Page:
Public Policy Research

Who determines public policy?  Certainly, all branches of government participate directly in public policy decision-making. However, the general public, through their elected representatives and special-interest groups, participate indirectly.  The myriad forces brought to bear on a wide spectrum of public policy issues ensures that one side will not prevail to the complete exclusion of others.  Just, how many sides are thereto a public policy issue?  One pundit suggests that the national average is 8.3.

Ideally, any participant armed with reliable data and solid research will have an improved chance of being persuasive in the public policy debate.  Therefore, anyone who wants a fair chance of being heard and taken seriously in such debates, must do their homework.  Public policy research is just like any other type of research, it is simply focused on the relationship between government and the governed.

Research generally involves such primary research techniques as public opinion surveys and database inquiry, and secondary research methods including literature review.  The complexity of such research necessitates a high degree of understanding of research practices and the ability to articulate findings to support one’s side of the debate.

MAJOR PROJECTS:

Legal Services Corporation, Washington DC – Nationwide analysis of the differences between the legal services needs of Native American and non-Native American populations, 2009.

Miller, LaSota & Peters law firm, Phoenix AZ – Statewide geo-demographic analysis of banking, check-cashing and payday loan business locations; preparation of presentation exhibits; assessment of zoning regulation impacts, 2004.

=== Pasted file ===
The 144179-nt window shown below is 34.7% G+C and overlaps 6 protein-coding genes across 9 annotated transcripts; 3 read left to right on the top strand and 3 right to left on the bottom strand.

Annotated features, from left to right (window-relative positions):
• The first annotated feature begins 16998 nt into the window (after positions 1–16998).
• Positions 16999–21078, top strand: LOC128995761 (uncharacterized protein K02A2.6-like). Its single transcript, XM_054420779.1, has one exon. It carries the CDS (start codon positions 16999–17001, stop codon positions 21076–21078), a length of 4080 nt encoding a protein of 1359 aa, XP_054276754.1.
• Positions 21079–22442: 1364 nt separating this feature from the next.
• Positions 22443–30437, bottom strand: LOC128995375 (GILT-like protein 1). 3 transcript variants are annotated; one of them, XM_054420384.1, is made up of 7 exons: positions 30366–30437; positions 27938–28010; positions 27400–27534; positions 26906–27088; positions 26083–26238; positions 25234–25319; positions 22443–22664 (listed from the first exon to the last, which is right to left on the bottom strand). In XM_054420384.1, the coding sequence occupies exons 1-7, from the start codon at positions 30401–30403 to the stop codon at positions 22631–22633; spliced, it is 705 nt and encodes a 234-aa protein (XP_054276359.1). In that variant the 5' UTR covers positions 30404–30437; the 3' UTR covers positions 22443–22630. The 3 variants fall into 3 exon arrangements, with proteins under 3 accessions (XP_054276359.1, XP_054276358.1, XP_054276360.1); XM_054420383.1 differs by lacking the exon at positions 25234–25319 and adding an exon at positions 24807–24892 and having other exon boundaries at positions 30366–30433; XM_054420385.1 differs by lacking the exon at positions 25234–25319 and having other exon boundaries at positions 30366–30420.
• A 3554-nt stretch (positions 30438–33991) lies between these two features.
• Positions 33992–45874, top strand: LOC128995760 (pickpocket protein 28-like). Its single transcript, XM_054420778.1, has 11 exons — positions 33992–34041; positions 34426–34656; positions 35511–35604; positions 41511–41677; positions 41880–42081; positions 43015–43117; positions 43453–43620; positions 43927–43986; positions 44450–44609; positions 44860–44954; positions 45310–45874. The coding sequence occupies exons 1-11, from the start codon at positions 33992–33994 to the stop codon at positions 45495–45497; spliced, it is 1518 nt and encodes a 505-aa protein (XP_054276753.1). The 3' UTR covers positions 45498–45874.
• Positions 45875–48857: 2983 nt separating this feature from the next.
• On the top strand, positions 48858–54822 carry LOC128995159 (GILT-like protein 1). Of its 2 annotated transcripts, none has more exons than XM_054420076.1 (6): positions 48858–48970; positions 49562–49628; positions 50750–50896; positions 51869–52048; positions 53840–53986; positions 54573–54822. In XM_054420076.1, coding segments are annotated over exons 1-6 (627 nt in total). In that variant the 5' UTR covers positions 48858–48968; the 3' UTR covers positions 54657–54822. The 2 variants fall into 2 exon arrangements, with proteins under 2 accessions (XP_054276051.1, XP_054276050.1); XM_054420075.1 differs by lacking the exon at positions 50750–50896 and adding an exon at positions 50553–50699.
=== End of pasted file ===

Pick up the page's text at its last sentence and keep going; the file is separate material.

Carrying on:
Arizona School Facilities Board – Creation of a computer model to determine reasonableness of enrollment projections submitted by school districts seeking construction funding under Arizona’s StudentsFIRST capital funding program, 1999, and annual model maintenance until 2003. 

City of Phoenix, AZ -- Preparation of grant request to National Park Service for funds to rehabilitate the historic Memorial Hall at Phoenix Steele Indian School Park, 2000.

William E. Morris Institute for Justice, Phoenix AZ – Analysis of property values in central Phoenix neighborhood being considered for possible Federal relocation assistance, 2000.

Town of Cave Creek, AZ – Management of Spur Cross Ranch annexation campaign, including setting up public hearings and managing the signature gathering process, 1997.

William E. Morris Institute for Justice, Phoenix AZ – Study of the economic effects of Welfare Reform on the economies of San Luis, Nogales, and Douglas, AZ, 1997.

Arizona Center for Law in the Public Interest – Roosevelt vs. Keegan (CV91-13087), retained by plaintiff school districts to calculate statewide costs to bring school facilities up to particular building condition standards, using condition and square-footage data provided by the Legislature’s consultant, 1996.

Maricopa Association of Governments – Regional Affordable Rental Housing Study, 1989.

American Correctional Association – Nationwide survey of 2,100 female inmates, 1988